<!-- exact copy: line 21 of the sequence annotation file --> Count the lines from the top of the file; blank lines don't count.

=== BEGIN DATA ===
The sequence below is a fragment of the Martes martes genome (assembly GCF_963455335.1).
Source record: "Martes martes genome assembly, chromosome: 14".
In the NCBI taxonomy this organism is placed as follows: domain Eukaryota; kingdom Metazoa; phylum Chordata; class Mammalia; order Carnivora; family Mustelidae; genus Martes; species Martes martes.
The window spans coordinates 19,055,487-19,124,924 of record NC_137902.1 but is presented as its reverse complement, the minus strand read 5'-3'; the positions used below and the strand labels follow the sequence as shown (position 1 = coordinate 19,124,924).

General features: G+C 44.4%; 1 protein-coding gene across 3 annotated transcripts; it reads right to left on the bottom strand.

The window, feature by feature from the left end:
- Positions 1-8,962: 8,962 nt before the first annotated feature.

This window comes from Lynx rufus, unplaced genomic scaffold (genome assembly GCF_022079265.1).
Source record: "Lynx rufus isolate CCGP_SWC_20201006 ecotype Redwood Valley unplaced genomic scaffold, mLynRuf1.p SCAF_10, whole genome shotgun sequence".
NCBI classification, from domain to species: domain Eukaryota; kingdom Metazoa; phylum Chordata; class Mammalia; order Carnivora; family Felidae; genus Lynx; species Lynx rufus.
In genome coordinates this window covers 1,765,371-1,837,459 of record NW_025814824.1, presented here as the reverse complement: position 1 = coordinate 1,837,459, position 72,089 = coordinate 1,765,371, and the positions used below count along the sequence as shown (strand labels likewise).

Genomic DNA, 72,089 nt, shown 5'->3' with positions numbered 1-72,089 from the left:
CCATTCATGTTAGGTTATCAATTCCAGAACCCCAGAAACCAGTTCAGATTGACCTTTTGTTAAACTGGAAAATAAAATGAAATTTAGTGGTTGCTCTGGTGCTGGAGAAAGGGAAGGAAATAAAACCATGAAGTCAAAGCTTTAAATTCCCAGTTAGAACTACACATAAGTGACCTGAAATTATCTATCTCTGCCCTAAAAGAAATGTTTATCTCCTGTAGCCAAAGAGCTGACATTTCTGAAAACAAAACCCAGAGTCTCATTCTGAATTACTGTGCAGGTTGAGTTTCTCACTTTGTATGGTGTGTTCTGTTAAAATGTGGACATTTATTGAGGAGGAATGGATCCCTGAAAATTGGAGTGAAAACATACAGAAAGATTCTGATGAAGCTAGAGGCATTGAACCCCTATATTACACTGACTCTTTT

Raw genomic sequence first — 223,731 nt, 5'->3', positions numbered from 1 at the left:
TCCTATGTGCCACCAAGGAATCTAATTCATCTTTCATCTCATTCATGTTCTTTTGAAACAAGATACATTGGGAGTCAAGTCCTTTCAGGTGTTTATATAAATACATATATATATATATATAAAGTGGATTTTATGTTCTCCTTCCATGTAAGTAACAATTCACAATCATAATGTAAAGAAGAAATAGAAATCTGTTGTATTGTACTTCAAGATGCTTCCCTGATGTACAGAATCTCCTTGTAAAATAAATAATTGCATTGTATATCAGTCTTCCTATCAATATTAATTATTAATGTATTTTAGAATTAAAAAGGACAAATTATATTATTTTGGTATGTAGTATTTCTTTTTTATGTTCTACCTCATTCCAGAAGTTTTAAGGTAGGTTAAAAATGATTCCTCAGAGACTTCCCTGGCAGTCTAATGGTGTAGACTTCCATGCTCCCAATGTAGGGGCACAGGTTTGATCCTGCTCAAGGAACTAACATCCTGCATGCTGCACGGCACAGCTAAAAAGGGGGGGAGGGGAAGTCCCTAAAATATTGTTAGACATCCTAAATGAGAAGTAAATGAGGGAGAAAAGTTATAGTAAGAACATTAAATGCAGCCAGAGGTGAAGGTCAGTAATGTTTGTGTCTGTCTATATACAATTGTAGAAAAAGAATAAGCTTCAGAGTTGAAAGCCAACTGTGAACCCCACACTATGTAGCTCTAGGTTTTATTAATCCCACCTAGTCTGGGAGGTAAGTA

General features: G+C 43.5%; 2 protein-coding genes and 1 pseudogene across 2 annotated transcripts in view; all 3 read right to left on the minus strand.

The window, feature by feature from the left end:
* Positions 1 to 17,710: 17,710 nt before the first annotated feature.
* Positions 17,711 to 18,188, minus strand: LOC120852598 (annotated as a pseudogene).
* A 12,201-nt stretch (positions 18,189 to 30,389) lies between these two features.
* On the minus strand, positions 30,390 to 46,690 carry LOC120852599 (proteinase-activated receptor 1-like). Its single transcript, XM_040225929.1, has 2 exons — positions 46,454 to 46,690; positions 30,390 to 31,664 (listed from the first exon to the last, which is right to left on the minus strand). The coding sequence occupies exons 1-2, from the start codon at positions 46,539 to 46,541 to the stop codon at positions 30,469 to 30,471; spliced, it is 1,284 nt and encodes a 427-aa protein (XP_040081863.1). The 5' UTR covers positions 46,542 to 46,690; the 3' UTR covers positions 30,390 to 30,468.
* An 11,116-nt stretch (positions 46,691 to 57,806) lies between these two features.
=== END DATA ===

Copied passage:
* On the minus strand, positions 30,390 to 46,690 carry LOC120852599 (proteinase-activated receptor 1-like). Its single transcript, XM_040225929.1, has 2 exons — positions 46,454 to 46,690; positions 30,390 to 31,664 (listed from the first exon to the last, which is right to left on the minus strand). The coding sequence occupies exons 1-2, from the start codon at positions 46,539 to 46,541 to the stop codon at positions 30,469 to 30,471; spliced, it is 1,284 nt and encodes a 427-aa protein (XP_040081863.1). The 5' UTR covers positions 46,542 to 46,690; the 3' UTR covers positions 30,390 to 30,468.